A trial in municipal court is a fair, impartial and public trial as in any other court. Under Texas law, you can be brought to trial only after a sworn complaint is filed against you.
If you choose to have the case tried before a jury, you have the right to question jurors about their qualifications to hear your case. If you think that a juror will not be fair, impartial or unbiased, you may ask the judge to excuse the juror. You are also permitted to strike three members of the jury panel for any reason you choose, except an illegal reason. If you need a continuance for your trial, you must put the request in writing and submit it to the court with your reasons prior to trial.
As in all criminal trials, the State will present its case first by calling witnesses to testify against you.
After the prosecution witnesses have finished testifying, you have the right to cross-examine. In other words, you may ask the witnesses questions about their testimony or any other facts relevant to the case. Your cross-examination of each witness must be in the form of questions only.
Presenting Your Case
After the prosecution has presented its case, you may present your case. You have the right to call any witness who knows anything about the incident. The State has the right to cross-examine any witness that you call.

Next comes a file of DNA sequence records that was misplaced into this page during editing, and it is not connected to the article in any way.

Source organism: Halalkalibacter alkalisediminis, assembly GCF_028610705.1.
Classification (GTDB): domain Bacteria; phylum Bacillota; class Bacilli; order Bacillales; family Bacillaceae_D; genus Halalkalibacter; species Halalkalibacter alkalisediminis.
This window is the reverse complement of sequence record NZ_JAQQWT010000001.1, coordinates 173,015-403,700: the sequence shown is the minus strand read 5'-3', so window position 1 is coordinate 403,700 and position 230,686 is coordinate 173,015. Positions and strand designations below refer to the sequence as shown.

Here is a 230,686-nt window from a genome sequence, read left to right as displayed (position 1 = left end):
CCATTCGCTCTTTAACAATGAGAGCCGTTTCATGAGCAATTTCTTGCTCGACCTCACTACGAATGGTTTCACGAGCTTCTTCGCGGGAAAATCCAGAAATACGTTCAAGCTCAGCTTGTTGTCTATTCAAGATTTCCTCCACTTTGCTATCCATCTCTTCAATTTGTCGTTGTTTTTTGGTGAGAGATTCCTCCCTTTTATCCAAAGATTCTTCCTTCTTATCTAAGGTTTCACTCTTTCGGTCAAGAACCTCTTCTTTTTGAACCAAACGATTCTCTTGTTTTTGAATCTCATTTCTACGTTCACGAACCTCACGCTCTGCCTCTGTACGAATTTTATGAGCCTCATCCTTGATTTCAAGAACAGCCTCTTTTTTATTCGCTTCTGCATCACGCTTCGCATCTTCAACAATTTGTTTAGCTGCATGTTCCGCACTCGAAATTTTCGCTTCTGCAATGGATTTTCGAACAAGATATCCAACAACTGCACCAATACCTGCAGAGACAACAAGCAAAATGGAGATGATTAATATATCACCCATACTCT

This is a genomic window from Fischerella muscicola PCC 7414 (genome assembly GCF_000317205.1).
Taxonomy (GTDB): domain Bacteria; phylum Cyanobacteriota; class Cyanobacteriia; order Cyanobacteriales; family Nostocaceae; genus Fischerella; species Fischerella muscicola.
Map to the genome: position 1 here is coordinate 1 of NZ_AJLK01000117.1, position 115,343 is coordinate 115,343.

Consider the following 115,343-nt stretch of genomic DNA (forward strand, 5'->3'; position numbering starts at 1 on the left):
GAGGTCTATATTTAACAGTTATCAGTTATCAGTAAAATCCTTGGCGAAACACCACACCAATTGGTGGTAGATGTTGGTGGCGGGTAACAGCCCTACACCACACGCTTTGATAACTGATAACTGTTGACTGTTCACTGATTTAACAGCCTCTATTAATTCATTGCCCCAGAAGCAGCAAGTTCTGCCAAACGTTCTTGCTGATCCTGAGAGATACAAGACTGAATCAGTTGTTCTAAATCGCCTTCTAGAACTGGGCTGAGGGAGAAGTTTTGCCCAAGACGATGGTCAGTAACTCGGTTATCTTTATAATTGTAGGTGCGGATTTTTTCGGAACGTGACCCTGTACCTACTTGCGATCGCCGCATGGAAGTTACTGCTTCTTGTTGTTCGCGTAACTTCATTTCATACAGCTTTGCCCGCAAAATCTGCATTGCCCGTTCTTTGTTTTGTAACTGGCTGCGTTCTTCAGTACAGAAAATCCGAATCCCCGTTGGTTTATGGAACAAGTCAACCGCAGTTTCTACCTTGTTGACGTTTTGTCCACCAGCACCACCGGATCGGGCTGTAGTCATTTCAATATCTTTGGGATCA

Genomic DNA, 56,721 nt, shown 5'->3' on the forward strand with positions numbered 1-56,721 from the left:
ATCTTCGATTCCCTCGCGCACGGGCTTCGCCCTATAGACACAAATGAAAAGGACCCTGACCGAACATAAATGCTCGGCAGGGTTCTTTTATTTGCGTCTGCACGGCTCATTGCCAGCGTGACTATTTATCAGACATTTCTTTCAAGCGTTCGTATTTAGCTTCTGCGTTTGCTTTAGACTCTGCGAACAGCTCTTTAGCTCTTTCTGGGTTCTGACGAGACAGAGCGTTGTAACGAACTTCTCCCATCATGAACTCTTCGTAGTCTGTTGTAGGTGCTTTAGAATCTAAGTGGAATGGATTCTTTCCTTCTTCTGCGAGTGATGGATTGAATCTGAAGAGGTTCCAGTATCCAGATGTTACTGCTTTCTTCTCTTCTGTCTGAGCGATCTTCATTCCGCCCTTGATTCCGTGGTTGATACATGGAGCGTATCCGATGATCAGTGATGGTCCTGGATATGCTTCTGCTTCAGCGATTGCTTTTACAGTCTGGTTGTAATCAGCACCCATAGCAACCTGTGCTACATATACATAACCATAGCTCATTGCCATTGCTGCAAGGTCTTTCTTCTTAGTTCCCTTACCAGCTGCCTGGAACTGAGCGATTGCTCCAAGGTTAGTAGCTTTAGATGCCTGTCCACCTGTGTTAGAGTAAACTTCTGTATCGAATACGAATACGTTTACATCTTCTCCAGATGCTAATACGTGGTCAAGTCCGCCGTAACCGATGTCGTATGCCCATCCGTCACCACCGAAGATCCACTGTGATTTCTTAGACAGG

If you so desire, you may testify on your own behalf, but as a defendant, you cannot be compelled to testify. The State has the right to cross-examine you, should you choose to testify.
Once all testimony is concluded, both sides can make a closing argument. The closing argument can be based only on the testimony presented during the trial.
If you are found guilty and are not satisfied with the judgment of the court, you have the right to appeal your case. Since the San Antonio Municipal Court is a court of record, you must adhere to the appeal process as outlined in the government code. You may download "Appellant's Information" (using Adobe Reader) to learn more about appeal procedures.
If you are found guilty, you may make a written motion to the court for a new trial. The judge may grant a new trial if the judge is persuaded that justice has not been done in the trial of your case.